Canada

Vancouver transit police begin packing guns

Vancouver's rapid-transit system has become the first in the country to be patrolled by transit police who carry guns and have full police powers.

Vancouver's rapid-transit system has become the first in the country to be patrolled by transit police who carry guns and have full police powers.

The Greater Vancouver Regional Transit Authority (TransLink) introduced the armed force on Monday to patrol the SkyTrain, Sea Bus and West Coast Express train.

The officers have been given the authority to conduct investigations, enforce outstanding warrants, enforce drug laws and make arrests – even outside transit property.

"The new transit police force will enhance public safety throughout the SkyTrain route on buses, trains and stations and in the neighbourhoods that surround the depots," said B.C. Solicitor General John Les as he unveiled the team.

Vancouver transit officials said it's no longer enough to count on municipal police to keep the system safe.

The new force has 70 officers, for now, who work in shifts of 12 to 16 hours to cover transit terminals throughout the rapid-transit system.

Eventually the force will grow to 91 officers, the vast majority of them retirees drawn from other police forces.

The officers are trained in firearms and their qualifications must match those required by a municipal police force.

Officials defend issuing of guns

The plan to arm the transit police created controversy when it was first announced in March.

But Les defended the move, saying it was necessary because SkyTrain stations in Vancouver have traditionally been magnets for crime and violence. "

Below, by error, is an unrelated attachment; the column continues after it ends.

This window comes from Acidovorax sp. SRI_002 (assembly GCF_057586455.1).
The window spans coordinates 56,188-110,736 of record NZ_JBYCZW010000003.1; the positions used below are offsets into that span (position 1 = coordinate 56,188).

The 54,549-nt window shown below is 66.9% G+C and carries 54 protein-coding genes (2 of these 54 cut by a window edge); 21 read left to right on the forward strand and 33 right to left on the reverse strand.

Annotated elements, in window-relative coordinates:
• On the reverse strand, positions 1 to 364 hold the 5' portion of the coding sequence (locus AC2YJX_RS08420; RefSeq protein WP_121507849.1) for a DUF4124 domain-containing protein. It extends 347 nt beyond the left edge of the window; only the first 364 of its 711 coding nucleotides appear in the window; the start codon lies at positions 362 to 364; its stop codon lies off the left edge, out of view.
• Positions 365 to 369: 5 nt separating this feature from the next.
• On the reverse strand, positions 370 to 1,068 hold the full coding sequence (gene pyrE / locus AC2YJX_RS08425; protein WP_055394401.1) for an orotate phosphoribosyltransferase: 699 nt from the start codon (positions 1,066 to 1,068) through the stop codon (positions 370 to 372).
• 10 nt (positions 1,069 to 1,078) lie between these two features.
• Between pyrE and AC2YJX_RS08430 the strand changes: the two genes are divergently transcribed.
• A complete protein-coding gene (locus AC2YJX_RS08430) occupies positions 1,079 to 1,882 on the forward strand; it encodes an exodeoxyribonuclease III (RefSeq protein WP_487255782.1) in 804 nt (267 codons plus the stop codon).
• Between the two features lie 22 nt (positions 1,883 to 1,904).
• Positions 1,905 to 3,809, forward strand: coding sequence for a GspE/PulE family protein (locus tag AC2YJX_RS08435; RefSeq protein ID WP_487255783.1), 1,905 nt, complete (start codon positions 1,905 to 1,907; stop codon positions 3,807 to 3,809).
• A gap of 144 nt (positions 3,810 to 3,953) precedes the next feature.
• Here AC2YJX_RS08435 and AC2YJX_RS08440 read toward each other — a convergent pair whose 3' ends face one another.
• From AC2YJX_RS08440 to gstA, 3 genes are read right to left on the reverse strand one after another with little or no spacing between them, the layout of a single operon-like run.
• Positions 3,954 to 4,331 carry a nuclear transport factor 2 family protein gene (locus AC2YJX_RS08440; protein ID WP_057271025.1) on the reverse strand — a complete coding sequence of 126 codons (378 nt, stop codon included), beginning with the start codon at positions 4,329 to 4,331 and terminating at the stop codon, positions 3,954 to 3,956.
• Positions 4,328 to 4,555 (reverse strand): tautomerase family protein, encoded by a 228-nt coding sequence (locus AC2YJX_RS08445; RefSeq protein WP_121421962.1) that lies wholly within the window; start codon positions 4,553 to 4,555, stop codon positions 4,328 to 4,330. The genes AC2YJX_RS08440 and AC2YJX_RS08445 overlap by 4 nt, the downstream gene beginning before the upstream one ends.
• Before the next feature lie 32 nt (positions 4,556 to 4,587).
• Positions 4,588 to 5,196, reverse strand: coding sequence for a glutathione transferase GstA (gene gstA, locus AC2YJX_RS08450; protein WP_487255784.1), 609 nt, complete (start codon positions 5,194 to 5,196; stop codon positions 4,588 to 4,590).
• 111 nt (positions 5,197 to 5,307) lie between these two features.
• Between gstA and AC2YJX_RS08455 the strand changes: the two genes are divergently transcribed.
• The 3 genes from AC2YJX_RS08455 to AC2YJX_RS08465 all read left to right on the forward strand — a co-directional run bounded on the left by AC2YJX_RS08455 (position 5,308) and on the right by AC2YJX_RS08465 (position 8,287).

"It is about helping to build public confidence and public safety," the solicitor general said. "We want to promote ridership and that can be much more readily accomplished when people actually feel safe."

Toronto's system has different needs, official says

Vancouver's transit police officers are the first to take up arms, but transit safety has become a concern in the country's other big cities as well.

In Montreal and Toronto, where hundreds of thousands of commuters ride the subways every day, authorities rely on a combination of security cameras, police patrols and transit attendants.

"I think Vancouver has different needs," said Rick Ducharme, the chief general manager of the Toronto Transit Commission.

"My understanding is there were issues not only in the stations but just outside the stations and they weren't getting the same response [from police] that we do."

Riders divided over armed force

Reaction from transit users was mixed as the armed force hit the streets.

"I ride the SkyTrain alone at night all the time and I have never not felt safe," one woman, who didn't give her name, told CBC News. "I do not really think there is a need for it."

But another rider, a young man, defended the force. "If it is a deterrent to any potential crime, I do not have a problem with it."